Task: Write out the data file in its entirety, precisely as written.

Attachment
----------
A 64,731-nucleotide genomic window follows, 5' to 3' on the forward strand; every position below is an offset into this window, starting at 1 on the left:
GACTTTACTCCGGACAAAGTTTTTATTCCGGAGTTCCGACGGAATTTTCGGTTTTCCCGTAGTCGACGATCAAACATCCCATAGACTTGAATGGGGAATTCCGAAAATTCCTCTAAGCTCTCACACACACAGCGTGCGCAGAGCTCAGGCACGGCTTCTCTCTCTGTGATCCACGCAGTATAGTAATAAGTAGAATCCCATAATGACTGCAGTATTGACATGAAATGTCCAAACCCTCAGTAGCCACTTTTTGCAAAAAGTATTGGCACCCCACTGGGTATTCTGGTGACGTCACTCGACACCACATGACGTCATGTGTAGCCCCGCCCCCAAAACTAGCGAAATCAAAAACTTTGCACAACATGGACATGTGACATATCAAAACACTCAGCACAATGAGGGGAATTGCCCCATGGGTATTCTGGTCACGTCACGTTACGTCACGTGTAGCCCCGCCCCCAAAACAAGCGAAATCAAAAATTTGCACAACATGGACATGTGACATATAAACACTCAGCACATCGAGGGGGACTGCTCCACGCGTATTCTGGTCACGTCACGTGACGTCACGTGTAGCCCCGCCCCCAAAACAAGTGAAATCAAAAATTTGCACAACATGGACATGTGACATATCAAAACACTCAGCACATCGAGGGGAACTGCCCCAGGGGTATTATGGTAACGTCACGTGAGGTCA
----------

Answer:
A 64,731-nucleotide genomic window follows, 5' to 3' on the forward strand; every position below is an offset into this window, starting at 1 on the left:
GACTTTACTCCGGACAAAGTTTTTATTCCGGAGTTCCGACGGAATTTTCGGTTTTCCCGTAGTCGACGATCAAACATCCCATAGACTTGAATGGGGAATTCCGAAAATTCCTCTAAGCTCTCACACACACAGCGTGCGCAGAGCTCAGGCACGGCTTCTCTCTCTGTGATCCACGCAGTATAGTAATAAGTAGAATCCCATAATGACTGCAGTATTGACATGAAATGTCCAAACCCTCAGTAGCCACTTTTTGCAAAAAGTATTGGCACCCCACTGGGTATTCTGGTGACGTCACTCGACACCACATGACGTCATGTGTAGCCCCGCCCCCAAAACTAGCGAAATCAAAAACTTTGCACAACATGGACATGTGACATATCAAAACACTCAGCACAATGAGGGGAATTGCCCCATGGGTATTCTGGTCACGTCACGTTACGTCACGTGTAGCCCCGCCCCCAAAACAAGCGAAATCAAAAATTTGCACAACATGGACATGTGACATATAAACACTCAGCACATCGAGGGGGACTGCTCCACGCGTATTCTGGTCACGTCACGTGACGTCACGTGTAGCCCCGCCCCCAAAACAAGTGAAATCAAAAATTTGCACAACATGGACATGTGACATATCAAAACACTCAGCACATCGAGGGGAACTGCCCCAGGGGTATTATGGTAACGTCACGTGAGGTCA